This is the kind of thing you could probably write a PhD on. I've tried this a couple of times in other projects, and it feels like a semi-impossible problem.
The real difficulty is not so much in the collision avoidance - it's relatively straightforward to come up with some mechanisms to either make objects steer around each other, or plot paths that are less likely to overlap other object's paths. The real problems start when inevitably something unpredictable happens and everything queues up in to a traffic jam. Then you need algorithms that can unpick the traffic jam without getting other objects stuck or making things worse - while all the time other stuff is happening around it. This is super difficult to do without making objects either get permanently stuck somewhere, or end up with ridiculous results like a line of 10 objects waiting for 1 object to get out the way, but that object is waiting for another object to get out the way, which is waiting for one of the 10 objects to get out of the way, so nothing ever moves even though any one of them could break it by doing something "wrong" like steering away from their destination.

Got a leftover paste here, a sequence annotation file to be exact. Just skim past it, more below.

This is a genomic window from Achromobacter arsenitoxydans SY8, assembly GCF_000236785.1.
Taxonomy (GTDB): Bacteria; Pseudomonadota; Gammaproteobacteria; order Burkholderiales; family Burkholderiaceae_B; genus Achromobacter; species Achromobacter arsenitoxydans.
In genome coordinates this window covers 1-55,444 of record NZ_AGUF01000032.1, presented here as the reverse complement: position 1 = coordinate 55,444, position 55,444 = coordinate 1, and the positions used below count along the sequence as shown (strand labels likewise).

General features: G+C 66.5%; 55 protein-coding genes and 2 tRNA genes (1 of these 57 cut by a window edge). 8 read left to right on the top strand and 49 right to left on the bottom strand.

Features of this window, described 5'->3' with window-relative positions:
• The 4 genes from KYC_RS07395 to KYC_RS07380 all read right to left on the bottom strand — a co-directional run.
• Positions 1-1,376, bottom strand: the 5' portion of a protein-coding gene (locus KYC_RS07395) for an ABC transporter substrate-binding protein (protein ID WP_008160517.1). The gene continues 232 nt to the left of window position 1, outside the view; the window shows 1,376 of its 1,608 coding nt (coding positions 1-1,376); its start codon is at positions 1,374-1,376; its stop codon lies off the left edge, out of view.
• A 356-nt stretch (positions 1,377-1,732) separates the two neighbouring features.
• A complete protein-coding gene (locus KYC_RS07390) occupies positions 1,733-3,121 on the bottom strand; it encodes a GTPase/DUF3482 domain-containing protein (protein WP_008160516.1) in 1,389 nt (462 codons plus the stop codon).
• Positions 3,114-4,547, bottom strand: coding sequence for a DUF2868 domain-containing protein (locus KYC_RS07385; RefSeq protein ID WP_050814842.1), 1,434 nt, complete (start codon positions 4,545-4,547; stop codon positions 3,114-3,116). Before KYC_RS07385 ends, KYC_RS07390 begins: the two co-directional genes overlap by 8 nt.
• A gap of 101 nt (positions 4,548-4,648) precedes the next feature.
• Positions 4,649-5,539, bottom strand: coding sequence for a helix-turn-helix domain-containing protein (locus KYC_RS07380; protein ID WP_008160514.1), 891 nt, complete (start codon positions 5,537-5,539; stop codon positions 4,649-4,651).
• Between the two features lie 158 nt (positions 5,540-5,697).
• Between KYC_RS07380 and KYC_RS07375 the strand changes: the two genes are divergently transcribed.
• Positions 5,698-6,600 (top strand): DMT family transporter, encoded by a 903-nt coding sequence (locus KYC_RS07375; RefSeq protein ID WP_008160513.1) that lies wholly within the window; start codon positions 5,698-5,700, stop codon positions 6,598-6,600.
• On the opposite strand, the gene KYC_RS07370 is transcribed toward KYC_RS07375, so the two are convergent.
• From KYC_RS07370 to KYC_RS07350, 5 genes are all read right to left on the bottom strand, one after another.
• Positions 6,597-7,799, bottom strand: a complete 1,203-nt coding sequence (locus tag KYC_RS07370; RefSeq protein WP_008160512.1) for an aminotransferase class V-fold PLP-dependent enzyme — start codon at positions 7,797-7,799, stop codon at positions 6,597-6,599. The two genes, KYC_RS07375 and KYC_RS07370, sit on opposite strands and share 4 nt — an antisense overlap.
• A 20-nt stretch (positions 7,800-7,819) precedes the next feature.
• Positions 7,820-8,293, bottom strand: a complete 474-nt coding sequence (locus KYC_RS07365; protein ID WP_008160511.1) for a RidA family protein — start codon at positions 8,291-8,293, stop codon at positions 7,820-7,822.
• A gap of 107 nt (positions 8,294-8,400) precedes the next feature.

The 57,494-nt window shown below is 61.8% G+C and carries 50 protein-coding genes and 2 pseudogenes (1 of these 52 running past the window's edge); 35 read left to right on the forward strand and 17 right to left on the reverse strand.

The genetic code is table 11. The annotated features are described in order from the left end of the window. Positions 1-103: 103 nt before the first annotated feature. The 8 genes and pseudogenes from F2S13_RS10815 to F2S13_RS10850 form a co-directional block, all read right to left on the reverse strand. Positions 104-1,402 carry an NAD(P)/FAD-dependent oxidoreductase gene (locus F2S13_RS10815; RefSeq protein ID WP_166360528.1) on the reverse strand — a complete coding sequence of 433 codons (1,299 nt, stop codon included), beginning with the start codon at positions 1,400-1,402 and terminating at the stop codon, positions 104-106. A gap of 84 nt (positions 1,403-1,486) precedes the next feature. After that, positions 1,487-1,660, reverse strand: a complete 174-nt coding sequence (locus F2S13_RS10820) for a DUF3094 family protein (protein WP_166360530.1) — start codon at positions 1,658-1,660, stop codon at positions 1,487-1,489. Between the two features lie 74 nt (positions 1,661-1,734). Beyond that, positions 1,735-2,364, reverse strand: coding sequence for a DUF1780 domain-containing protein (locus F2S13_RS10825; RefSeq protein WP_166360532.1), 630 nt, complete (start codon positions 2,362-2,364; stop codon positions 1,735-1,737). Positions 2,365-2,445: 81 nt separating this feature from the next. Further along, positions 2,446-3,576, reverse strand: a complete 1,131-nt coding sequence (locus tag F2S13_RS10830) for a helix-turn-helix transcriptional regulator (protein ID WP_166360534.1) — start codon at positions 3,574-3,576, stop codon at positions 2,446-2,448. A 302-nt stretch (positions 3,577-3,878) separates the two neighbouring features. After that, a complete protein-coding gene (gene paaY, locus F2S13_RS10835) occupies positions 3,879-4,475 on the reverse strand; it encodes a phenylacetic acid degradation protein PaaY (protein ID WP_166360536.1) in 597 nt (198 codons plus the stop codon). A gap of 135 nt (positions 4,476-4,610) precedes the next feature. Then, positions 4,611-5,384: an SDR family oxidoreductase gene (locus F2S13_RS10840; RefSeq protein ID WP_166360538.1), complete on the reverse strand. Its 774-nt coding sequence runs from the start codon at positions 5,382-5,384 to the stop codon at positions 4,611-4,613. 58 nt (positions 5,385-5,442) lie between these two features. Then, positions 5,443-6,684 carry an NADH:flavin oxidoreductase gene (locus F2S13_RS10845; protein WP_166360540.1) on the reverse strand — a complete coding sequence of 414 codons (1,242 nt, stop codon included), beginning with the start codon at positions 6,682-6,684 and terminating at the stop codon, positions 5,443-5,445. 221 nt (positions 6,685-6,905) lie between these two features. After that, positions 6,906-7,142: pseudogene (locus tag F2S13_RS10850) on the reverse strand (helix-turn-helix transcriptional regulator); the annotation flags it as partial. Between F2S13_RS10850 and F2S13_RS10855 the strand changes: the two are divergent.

Then when you throw in various types of movements like: can objects pivot while stopped or must they accelerate? Can they reverse? How fast is their acceleration? Are the objects using box or circle collision masks? All of this has a huge impact on the way these algorithms work out.
So I'm pretty doubtful this is something where we can feasibly build a reasonably general-purpose solution.